This 26-year-old male has anterior knee pain since a golf injury nine weeks ago and his knee gives out with steps but there is no locking.
Q1 – What do you think has happened?
Q2 – Why did this happen?
Q3 – You are shown one blue horizontal arrow. What do you think it indicates?
Q4 – Who gets lateral pressure syndrome and lateral patellofemoral impingement (“pressure”) syndrome?
A1 – He subluxed his patella. You shouldn’t read an acute or recent dislocation, as there would likely be a larger effusion or hemarthrosis and you would have been shown more detail such as a tear of the medial patellofemoral ligament, medial patellar fracture, and lateral femoral bone injury.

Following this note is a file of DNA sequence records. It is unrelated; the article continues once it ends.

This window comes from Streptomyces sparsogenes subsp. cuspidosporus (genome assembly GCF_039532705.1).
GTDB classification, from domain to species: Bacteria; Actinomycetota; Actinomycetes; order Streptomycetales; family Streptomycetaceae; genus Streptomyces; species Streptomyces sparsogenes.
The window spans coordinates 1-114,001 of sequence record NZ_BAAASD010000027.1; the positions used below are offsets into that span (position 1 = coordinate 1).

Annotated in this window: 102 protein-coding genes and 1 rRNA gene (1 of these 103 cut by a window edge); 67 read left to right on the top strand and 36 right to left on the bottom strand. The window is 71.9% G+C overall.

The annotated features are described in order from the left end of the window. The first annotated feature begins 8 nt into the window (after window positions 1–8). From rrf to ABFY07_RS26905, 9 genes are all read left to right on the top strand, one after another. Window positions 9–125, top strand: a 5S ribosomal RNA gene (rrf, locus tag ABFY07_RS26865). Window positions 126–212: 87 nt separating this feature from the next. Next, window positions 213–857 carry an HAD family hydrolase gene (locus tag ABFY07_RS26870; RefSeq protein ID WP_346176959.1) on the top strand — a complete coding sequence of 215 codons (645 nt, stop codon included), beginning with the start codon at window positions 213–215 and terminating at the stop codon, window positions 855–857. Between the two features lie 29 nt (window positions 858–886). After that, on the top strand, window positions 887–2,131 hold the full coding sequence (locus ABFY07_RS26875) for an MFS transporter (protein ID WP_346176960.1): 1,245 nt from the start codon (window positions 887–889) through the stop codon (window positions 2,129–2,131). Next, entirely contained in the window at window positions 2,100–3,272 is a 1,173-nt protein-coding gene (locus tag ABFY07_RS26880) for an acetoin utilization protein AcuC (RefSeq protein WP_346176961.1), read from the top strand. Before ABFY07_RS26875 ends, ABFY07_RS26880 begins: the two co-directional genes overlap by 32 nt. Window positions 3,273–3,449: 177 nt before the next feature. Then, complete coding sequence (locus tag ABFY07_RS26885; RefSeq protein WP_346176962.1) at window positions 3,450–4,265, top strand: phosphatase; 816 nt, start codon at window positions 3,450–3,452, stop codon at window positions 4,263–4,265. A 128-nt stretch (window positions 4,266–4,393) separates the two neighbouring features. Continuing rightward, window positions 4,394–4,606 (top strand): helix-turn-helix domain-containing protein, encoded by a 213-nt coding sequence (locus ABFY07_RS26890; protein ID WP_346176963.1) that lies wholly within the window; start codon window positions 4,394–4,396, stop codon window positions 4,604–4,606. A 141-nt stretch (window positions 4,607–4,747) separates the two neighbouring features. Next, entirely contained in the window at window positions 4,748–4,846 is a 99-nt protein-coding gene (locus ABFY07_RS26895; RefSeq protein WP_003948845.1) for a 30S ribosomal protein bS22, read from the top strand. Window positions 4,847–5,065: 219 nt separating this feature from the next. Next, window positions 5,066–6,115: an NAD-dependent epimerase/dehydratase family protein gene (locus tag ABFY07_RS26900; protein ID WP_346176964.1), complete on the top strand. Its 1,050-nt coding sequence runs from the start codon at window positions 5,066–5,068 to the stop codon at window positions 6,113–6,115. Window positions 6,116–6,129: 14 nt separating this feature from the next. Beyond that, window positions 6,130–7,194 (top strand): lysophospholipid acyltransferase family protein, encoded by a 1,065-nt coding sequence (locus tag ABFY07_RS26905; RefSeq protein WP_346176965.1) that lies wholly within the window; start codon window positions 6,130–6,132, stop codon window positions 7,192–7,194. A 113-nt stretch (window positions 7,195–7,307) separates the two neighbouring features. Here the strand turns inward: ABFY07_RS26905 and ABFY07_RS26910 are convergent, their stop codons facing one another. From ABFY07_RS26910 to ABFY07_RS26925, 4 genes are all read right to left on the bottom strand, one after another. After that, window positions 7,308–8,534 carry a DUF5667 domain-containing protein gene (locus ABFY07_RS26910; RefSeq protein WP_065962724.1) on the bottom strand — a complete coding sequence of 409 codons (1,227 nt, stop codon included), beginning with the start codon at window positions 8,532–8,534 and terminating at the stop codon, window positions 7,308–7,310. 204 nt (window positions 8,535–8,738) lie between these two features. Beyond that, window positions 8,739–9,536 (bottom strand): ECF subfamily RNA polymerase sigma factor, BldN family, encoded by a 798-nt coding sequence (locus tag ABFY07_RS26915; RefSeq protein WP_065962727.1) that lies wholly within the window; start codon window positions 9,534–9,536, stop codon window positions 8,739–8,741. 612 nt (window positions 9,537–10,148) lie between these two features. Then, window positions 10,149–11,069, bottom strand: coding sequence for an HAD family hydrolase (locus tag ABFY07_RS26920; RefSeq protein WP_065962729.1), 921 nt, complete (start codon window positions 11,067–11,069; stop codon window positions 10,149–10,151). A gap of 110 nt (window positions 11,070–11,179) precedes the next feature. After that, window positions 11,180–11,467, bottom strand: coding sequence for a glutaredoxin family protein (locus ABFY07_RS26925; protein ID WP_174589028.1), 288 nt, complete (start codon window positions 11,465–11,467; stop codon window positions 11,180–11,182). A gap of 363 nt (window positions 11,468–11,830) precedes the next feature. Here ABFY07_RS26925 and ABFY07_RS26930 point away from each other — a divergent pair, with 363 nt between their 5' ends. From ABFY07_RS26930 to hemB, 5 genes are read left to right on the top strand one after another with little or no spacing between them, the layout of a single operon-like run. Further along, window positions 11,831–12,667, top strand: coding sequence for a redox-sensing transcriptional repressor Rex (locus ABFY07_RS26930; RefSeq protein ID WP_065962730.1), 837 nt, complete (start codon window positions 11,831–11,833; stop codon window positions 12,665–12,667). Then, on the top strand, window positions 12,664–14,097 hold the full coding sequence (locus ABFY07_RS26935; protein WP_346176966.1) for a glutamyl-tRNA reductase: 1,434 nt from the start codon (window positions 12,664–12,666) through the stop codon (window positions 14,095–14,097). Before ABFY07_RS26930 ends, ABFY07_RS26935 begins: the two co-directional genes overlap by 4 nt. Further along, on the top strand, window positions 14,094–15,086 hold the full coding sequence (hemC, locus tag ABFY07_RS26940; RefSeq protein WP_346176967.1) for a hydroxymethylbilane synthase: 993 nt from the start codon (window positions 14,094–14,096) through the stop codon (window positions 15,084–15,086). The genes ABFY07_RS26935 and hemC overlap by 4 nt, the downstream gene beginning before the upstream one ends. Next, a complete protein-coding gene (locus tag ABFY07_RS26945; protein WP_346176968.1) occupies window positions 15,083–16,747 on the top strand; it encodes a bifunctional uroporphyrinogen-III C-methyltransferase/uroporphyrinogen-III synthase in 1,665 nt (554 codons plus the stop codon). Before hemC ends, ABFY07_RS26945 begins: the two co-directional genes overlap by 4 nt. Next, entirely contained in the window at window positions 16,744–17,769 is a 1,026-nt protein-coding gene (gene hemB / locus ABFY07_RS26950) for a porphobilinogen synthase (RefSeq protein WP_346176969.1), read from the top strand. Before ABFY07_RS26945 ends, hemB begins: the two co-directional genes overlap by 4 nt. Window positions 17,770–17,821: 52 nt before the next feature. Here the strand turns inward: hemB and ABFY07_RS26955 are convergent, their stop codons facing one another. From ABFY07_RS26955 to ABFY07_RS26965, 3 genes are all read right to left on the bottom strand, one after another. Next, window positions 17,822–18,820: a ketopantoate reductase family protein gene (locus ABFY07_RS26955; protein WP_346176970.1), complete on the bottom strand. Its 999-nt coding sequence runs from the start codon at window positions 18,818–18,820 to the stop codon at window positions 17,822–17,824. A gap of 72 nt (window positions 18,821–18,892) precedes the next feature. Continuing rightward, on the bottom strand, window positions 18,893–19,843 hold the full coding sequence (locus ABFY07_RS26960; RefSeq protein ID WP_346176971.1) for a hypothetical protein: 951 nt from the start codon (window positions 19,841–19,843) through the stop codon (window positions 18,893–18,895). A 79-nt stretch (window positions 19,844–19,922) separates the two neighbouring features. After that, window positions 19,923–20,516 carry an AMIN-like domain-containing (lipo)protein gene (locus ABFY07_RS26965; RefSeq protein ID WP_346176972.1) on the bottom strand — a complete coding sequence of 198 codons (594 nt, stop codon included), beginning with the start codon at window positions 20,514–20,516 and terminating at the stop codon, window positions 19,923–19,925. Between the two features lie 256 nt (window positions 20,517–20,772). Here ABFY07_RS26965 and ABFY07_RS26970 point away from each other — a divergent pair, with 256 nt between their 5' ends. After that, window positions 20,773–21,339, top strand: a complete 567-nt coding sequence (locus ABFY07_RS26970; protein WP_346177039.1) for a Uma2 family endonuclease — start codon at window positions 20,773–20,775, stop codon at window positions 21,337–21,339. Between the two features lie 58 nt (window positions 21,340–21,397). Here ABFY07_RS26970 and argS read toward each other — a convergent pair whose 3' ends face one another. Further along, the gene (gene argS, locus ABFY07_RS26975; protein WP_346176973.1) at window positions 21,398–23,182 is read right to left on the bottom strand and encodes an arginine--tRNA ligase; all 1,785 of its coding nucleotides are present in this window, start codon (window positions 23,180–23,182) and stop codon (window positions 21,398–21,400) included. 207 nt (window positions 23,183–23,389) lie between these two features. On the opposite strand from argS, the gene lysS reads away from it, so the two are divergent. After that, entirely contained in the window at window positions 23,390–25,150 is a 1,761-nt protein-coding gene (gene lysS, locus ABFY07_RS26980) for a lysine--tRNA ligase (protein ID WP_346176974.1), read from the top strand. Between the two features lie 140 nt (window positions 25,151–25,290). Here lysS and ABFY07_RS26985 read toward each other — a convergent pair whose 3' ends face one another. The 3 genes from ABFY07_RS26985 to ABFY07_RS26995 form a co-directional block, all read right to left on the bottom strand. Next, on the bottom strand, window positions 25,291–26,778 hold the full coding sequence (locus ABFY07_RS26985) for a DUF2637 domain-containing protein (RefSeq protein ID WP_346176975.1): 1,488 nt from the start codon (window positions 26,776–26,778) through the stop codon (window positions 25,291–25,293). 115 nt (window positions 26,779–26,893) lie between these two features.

A2 – This is a dysplastic patella that is broad and flat. Both the medial facet and lateral facet of the patella are too large and too thick in the AP dimension. This anomaly is often associated with a shallow trochlea which this patient has (not shown). The green arrows are pointing to the deficient cartilage surface which occupied almost 80 percent of the area of the patella.
A3 – Attempted prior lateral retinacular release. The lateral retinaculum is attenuated.
A4 – Middle-aged women who are overweight. This is obviously a young athletic individual, age 26 and male. However, when males do get lateral pressure syndrome, it is because they have patellofemoral dysplasias or are severely overweight. The most common of these dysplasias is bipartite patella.
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